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"Starve the Beast"

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Nobelist economist Paul Krugman devotes his column this Monday to the Republican strategy for dealing with what they find most obnoxious. Dr. Krugman lingers on the strategy and the inevitable consequences, but you did not hear it first from him ... or me ... several years ago. This so-called strategy has been party of a generation's view of the world, and like the animus that motivated the Wallace group from the deep south, the reason for the GOP strategy is pure Social Darwinist selfishness.

Social Darwinism says that society is like an organism and that individuals within that society are like individual animals in a state of nature, that is, these individuals survive OR NOT depending on whether or not they are fit for the situation into which they are born. That is about as succinct a statement as you will find on this subject, and it is packed with associated meanings. First the idea that societies are organisms dates back at least to Hegel and his dialectic, which (as you will recall) tells us that human progress is the result of antagonistic forces (thesis and antithesis) struggling for survival and emerging as a new synthesis. If you read Hegal deeply you will discover that "antitheses" are not like anti-matter, something that will cause annihilation when one becomes involved with it. Anti-theses are "problems" and mental constructs, the emergence of which into one's life is accomplished by chance, design, devine intervention, and several other ultimate causes. Hegel is murky and so are his "syntheses" which are supposed to be new things or ideas in the world. Suffice it to say, though, that everything in Hegel remains, but gets reshuffled and mixed up together, much like organisms eating their way across a petri dish, a savannah, a city-scape, or an epoch.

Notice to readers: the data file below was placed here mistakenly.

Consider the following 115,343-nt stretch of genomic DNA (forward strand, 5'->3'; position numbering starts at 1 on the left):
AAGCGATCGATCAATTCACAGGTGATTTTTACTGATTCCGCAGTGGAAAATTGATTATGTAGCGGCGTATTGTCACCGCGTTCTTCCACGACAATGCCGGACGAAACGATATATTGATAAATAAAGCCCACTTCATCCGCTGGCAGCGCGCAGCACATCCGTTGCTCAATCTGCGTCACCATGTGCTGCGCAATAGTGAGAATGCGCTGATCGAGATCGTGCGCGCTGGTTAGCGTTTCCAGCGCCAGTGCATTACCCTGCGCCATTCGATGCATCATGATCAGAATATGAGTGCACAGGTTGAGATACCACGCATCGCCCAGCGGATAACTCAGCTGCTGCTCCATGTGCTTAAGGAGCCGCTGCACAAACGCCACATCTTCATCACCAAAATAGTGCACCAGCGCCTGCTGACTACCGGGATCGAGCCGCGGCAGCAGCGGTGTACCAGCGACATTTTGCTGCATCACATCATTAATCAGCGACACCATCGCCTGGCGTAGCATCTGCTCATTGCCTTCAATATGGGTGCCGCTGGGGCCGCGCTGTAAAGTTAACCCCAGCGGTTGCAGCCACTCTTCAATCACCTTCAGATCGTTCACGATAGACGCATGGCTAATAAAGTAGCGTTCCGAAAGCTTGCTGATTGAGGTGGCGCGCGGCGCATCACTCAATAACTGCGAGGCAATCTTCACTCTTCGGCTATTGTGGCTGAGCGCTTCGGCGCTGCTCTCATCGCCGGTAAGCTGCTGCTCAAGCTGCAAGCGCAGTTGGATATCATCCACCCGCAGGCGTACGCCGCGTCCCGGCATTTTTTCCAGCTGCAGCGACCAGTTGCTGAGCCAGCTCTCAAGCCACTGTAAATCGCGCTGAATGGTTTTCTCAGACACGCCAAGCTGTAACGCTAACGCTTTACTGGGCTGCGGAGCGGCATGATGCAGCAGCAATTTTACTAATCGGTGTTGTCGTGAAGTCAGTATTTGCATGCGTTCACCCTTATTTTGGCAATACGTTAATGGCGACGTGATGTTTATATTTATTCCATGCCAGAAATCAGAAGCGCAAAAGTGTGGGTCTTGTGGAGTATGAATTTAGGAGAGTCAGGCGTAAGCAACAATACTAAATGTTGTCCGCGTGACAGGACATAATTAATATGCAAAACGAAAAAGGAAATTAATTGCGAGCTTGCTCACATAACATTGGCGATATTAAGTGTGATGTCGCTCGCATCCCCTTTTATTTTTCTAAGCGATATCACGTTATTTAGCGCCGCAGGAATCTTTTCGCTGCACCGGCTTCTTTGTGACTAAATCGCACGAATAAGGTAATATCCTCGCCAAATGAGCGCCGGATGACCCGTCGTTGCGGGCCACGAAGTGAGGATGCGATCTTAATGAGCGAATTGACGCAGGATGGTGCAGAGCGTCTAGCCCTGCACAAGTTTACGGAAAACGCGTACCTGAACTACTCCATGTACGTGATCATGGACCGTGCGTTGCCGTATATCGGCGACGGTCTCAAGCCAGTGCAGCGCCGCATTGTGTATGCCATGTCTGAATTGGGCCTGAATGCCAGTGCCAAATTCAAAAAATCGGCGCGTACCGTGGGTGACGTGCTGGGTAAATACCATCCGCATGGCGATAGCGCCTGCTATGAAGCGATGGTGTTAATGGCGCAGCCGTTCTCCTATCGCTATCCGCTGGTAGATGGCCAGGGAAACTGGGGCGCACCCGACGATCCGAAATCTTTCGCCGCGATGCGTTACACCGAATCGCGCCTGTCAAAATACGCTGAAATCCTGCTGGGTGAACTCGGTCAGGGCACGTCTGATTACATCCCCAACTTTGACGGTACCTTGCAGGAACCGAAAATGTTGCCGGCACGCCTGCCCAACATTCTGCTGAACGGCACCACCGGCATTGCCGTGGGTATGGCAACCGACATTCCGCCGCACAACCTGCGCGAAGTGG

Also the GOP idea of Social Darwinism then assumes that the chance of birth is one of the problems of the individual, not of the society. You can deconstruct Social Darwinism along this axis: is responsibility for chance happenings the dialectic problem of society or individuals. They put it on individuals and completely turn their societal back on the unfortunates that come to bat with two strikes on them. Liberals take precisely the opposite point of view.

So, after a lot of philosophizing and word-smithing you come to the idea that "starving the beast" so you can drown it in the bathtub is just a metaphor for drowning the unfortunate and misfortunate in society because they are just too much trouble ... and by the way ... helping them is a burden to folks who were to the manor born or scraped and grappled their way to wherever they think they are above the rest.

Krugman's essay leaves the idea that a socially intolerable situation is going to develop and that's what the GOP wants to happen ... their version of the general drowning event. But, think about it. If the people who are closest to the fan finally realize that their butts are the next to be sacrificed, will they protect the fan or their own butts, or will they simply turn off the fan. Will they see government as the problem or not? The fact is that no one really knows, except you and I. We know that the history of revolutions ends with individuals watching all remnants of civilization and security and the good things of life disappear, and so they institute strong government to make things better. This happens always. It means that the social and political revolution the GOP thinks it wants will (if history and human nature are any guide at all) turn out to be more government not less, achieved through bloodshed, needless destruction of the civil infrastructure, and awful excesses directed at minority groups, women, and children.


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James R. Brett, Ph.D. taught Russian History before (and during) a long stint as an academic administrator in faculty research administration. His academic interests are the modern period of Russian History since Peter the Great, Chinese (more...)

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